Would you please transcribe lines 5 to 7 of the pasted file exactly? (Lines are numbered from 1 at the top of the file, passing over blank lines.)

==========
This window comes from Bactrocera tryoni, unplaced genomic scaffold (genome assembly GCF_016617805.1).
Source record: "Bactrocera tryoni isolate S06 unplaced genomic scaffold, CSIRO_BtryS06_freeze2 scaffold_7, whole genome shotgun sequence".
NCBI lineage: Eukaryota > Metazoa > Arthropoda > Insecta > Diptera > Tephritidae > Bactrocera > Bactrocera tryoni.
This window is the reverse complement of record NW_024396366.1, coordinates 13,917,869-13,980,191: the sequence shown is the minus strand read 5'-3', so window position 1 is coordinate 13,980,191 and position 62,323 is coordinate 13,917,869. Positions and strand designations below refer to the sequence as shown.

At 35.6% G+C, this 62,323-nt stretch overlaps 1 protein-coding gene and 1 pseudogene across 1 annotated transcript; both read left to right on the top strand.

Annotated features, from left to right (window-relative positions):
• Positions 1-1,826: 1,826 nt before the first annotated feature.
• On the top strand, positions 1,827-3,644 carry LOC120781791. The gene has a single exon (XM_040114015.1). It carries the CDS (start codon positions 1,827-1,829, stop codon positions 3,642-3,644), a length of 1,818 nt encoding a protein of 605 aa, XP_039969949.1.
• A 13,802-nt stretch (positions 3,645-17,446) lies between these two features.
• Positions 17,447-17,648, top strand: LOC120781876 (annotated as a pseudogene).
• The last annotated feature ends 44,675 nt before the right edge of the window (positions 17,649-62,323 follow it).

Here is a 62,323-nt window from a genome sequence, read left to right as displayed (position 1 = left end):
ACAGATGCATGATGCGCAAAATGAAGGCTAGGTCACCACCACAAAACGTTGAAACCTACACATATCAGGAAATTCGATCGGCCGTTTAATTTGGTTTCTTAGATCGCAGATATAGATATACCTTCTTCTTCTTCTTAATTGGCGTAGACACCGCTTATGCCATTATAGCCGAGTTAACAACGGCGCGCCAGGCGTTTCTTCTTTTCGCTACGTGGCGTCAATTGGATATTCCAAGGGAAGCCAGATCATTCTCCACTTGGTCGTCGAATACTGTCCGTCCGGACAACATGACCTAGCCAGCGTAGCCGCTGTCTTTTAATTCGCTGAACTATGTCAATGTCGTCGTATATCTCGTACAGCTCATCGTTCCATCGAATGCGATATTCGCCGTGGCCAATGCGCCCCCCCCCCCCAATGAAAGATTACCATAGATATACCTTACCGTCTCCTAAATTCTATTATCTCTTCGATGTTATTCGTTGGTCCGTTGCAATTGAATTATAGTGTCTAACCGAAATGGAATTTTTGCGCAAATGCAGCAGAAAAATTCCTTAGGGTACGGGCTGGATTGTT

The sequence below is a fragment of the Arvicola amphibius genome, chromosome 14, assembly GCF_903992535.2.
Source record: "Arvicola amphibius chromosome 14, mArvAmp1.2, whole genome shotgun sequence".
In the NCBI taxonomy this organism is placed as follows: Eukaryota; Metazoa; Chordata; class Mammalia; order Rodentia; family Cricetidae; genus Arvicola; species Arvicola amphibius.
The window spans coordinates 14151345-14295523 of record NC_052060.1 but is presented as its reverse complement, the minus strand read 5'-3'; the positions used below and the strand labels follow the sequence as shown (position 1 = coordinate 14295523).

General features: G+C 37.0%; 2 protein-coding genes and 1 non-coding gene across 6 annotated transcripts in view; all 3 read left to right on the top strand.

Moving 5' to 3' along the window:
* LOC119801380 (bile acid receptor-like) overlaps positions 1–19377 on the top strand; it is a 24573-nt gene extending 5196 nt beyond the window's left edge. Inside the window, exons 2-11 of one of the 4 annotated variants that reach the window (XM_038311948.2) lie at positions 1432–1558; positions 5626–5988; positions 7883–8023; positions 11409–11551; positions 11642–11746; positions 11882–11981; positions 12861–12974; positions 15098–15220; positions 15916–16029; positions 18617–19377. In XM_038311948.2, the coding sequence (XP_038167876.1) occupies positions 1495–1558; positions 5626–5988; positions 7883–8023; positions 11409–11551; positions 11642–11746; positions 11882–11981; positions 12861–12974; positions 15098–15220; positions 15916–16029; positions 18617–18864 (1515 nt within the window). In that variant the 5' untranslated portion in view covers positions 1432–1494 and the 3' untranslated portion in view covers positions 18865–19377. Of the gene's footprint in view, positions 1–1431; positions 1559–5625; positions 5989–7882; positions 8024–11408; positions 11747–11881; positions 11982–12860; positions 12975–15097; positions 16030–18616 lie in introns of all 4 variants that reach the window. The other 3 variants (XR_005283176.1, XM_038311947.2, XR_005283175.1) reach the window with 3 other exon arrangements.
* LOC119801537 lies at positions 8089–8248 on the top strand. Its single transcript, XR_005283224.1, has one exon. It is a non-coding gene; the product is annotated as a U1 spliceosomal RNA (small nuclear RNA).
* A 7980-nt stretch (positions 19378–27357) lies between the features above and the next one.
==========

At 35.6% G+C, this 62,323-nt stretch overlaps 1 protein-coding gene and 1 pseudogene across 1 annotated transcript; both read left to right on the top strand.

Annotated features, from left to right (window-relative positions):
• Positions 1-1,826: 1,826 nt before the first annotated feature.